Analysis and Proof‐of‐Concept Experiment of Liquid‐Piston Compression for Ocean Compressed Air Energy Storage (OCAES) System
Ro, Paul I.
Mazzoleni, Andre P.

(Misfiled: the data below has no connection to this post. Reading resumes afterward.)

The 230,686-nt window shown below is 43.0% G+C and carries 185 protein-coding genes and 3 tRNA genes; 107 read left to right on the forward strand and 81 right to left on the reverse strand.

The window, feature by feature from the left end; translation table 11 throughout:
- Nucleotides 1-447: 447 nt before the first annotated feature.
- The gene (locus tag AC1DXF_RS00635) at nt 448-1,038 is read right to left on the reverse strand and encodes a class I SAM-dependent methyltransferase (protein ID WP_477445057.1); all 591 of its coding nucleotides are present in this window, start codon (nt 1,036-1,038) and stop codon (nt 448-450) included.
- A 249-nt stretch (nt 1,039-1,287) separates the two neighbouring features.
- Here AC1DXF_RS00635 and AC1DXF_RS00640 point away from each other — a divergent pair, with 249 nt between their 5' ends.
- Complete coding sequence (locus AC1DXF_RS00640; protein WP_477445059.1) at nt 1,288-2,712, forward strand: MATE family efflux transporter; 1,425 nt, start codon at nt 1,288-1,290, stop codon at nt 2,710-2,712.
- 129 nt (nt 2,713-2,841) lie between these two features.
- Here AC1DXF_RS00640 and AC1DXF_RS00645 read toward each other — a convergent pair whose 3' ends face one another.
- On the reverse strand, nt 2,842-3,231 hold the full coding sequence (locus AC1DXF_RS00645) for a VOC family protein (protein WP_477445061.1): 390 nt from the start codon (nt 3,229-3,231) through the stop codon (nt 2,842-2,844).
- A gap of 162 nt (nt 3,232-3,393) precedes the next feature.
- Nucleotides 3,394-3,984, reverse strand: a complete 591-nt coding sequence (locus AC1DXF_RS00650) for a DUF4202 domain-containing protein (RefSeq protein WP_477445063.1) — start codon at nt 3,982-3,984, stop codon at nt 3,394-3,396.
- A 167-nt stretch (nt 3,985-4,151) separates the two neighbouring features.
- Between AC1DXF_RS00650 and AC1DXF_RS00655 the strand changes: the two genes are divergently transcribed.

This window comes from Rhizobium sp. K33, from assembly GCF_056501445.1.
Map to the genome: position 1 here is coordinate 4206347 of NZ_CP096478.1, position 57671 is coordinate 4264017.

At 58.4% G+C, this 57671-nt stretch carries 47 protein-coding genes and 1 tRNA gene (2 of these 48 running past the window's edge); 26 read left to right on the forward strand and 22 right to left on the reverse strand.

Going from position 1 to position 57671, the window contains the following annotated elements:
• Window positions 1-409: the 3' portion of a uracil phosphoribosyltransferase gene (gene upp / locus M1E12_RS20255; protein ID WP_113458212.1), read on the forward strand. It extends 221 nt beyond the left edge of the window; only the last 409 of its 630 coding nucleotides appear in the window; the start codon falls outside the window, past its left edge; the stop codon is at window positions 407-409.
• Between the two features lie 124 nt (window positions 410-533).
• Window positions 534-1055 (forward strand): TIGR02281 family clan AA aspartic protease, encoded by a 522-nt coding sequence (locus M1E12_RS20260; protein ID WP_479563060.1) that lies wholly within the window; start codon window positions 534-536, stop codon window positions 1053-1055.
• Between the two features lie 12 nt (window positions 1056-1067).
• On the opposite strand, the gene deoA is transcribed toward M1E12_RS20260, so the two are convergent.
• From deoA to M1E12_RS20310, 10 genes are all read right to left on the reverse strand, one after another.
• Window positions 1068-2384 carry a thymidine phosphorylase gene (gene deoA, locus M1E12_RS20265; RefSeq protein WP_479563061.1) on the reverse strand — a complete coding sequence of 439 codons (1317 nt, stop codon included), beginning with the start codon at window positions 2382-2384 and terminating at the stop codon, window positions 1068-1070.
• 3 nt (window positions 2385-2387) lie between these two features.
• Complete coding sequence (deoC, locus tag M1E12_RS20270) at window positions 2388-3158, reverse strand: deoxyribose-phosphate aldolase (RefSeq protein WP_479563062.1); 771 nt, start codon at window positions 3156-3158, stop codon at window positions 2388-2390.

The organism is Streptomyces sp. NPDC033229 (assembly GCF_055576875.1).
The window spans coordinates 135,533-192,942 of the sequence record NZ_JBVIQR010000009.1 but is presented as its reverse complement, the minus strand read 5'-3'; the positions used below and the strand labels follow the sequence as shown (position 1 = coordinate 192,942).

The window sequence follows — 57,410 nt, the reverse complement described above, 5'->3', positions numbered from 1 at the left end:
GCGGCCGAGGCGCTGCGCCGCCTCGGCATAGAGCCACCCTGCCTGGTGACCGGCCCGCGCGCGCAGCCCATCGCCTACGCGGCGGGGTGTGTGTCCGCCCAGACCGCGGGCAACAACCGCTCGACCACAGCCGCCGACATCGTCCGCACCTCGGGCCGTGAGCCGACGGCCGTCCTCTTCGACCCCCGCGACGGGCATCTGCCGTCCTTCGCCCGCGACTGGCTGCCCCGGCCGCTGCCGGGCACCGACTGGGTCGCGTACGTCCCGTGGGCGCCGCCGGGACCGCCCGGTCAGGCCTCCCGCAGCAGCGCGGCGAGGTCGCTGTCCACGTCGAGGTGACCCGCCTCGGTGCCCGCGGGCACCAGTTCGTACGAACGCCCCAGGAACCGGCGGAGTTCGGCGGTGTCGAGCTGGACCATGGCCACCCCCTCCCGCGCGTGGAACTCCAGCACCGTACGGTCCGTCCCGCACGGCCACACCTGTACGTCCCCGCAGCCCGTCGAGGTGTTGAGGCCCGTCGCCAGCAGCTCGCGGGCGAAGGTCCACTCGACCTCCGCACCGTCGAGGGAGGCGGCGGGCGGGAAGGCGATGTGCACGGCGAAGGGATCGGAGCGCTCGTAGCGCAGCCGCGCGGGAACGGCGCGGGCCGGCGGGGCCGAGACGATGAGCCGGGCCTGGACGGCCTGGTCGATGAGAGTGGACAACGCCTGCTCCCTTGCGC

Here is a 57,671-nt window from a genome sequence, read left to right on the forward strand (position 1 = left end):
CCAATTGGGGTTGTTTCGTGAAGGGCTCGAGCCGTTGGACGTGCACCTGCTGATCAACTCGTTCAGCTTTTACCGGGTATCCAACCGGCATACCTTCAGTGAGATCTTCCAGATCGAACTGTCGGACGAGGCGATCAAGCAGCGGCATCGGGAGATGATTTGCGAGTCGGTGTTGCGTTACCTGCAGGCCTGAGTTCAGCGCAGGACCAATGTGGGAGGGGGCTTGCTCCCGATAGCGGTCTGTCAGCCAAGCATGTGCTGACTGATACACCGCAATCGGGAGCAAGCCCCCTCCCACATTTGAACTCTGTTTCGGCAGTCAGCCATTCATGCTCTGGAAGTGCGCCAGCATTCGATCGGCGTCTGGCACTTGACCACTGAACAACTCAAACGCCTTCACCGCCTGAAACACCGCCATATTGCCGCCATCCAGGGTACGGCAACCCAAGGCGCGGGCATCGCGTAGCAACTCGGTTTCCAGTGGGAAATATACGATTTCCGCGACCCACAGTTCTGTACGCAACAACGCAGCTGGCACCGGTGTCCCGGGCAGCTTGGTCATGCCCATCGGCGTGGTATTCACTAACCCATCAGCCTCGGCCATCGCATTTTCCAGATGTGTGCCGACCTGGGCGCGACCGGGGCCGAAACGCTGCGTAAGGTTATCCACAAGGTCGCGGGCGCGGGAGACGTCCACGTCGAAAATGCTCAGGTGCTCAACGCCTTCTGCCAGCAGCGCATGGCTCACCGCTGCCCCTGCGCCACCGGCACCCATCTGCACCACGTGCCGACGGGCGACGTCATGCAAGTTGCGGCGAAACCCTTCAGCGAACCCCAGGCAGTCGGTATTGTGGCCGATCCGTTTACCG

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An analysis and a proof‐of‐concept experiment of liquid‐piston compression were conducted for a table‐top Ocean Compressed Air Energy Storage (OCAES) prototype. A singlecylinder‐ type piston surrounded by water was modeled and analyzed based on convection heat transfer with fully developed internal flow, the assumption adopted by earlier liquid piston study in literature. Transient numerical results of this model were calculated for a polytropic compression with different polytropic index values for 2.5‐second stroke. Also, an experimental model of the liquid piston was built with two different materials, polycarbonate and aluminum alloy, for a compression chamber. Temperature data were measured at six different stroke times to examine any difference in heat transfer rates affected by stroke frequency. The temperature within each cycle was measured during compression from 1 bar to 2.2 bars. It was found that longer stroke time induces smaller temperature rise in the air. The local temperature rise was observed to be 80 °C at 2.5‐second stroke and 7 °C at 40‐second stroke. While the simulations predict a temperature rise of 48.6 °C for a compression stroke time of 2.5 seconds, the temperature rise calculated for adiabatic compression was found to be 98.8 °C. This implies that the heat transfer characteristics of a liquid piston compression process are effective in reducing the air temperature. The experimental results with longer stroke times proved a nearisothermal nature of the liquid piston compression system. Overall, the experimental study outlined in this paper not only confirms the near‐isothermal nature of the liquid piston system but also enables further study of the expansion cycle using the liquid‐piston concept. More importantly, the current study paves a way for future work on a larger scale OCAES system demonstration based on liquid‐piston concept.